Just how the Federal Emergency Management Agency decides whether to grant individual assistance money in times of crisis would be reassessed in Rep. Nick Rahall’s bill, approved now a second time by the House.
Rahall offered the original text last year in the wake of the June 29 derecho that led to massive disruption of power and caused heavy damage for individual home and business owners.
Under existing guidelines, FEMA provided only limited assistance to individuals after the horrific windstorm.
“The sensible and timely review of FEMA’s individual assistance guidelines that the House has again voted to require will help to ensure that our federal disaster assistance programs are, in fact, reaching those they are designed to help,” Rahall, D-W.Va., said Tuesday.
“Too many West Virginia residents have been left for months on end to wonder if federal assistance would be available to them after they lost paychecks, large food stores, medications and property, following the monstrous storms that we experienced last year.”
Rahall called for speedy action by the Senate and approval by the White House.
Millions of dollars in losses were tabulated in the storm that found winds gusting in excess of 80 miles per hour.
Since such losses didn’t specifically come within FEMA’s guidelines, the state’s bid for individual assistance initially was turned down. Gov. Earl Ray Tomblin filed a second request and this time, four counties qualified.
Rahall said his bill calls for more flexibility and more objective criteria in ascertaining if assistance requests are granted.
Under the bill, FEMA would have one year to review, update and revise through rule-making the factors the agency considers when gauging the severity, magnitude and impact of a disaster.
Rahall’s proposal had to be offered anew, since House Republicans blocked consideration of the Senate-approved Superstorm Sandy bill when the 112th Congress ended.
“West Virginia residents suffered considerable losses from the unforgiving winds of the derecho and Sandy’s snowfalls, but because those losses didn’t fall neatly within the current FEMA guidelines, needed federal aid has been bottled up behind bureaucratic guidelines or significantly limited,” the 3rd District congressman said.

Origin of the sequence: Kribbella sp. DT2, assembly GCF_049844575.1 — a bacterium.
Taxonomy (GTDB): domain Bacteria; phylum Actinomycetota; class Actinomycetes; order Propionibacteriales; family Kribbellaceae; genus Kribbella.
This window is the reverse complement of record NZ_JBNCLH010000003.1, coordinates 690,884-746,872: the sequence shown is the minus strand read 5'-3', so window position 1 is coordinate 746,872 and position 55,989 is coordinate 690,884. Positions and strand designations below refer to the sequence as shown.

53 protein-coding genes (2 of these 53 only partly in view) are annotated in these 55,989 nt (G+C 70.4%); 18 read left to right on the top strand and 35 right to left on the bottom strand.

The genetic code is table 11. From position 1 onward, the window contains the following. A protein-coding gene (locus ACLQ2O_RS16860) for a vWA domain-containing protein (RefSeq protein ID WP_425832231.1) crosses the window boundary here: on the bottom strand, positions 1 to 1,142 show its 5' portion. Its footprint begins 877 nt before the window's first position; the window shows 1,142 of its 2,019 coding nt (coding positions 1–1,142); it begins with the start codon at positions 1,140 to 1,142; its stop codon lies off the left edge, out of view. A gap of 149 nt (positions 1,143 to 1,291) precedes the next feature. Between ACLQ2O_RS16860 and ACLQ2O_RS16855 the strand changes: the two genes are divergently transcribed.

“In the true spirit of our state, neighbors helped one another in their time of need and our communities have gotten back on their feet. But those who suffered such significant losses at the hands of Mother Nature also deserve assistance from the federal relief programs that their tax dollars support.”
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Rainelle’s ‘colorful’ ex-mayor remembered
Former Rainelle Mayor Eugene “Geno” McKenzie, who died Monday, was known for his devotion to his hometown, according to those who knew him.
Fayette man indicted for failure to appear
A Fayette County man, who previously pleaded guilty to possession of child pornography charges was indicted Tuesday for allegedly failing to appear for a May 2012 sentencing hearing, announced United States Attorney Booth Goodwin.
Dog bites man; search on for would-be burglar
Fayette County Sheriff’s Department deputies are looking for a would-be burglar “with a dog bite,” Fayette Sheriff Steve Kessler said Wednesday.
Man arrested for firing into crowd
Mount Hope Police arrested a local man who allegedly fired a handgun into a crowd outside of Clinton Apartments Tuesday night.
Calendar — Thursday, June 20, 2013
Greenbrier Co. Relay for Life Friday
Relay for Life of Greenbrier County will take place on Friday at 5 p.m. at Modlin Field beside Greenbrier Valley Medical Center.
Ansted man arrested for false 911 calls
Fayette County Sheriff’s deputies arrested an 18-year-old Ansted man Tuesday following a false 911 call to the Fayette Emergency Operations Center and a foot chase.
Accident claims one
A Nicholas County man was killed in Kanawha County Monday when his vehicle left the road and struck a utility pole, Kanawha County officials reported Wednesday.
"The Road to Statehood" film to debut
“The Road to Statehood” airs Thursday night at 8 p.m. on West Virginia PBS, in commemoration of the state’s 150th birthday.
New labor panel eyeing workplace health, safety
Tragedies in West Virginia’s coal industry understandably attract voluminous news coverage, but lawmakers say other work places are hit by their share of injuries and illness, prompting a new committee to take a look at this.
Known as the Committee on Labor and Work Safety Issues, the new panel was requested by Sen. Jack Yost, D-Brooke.
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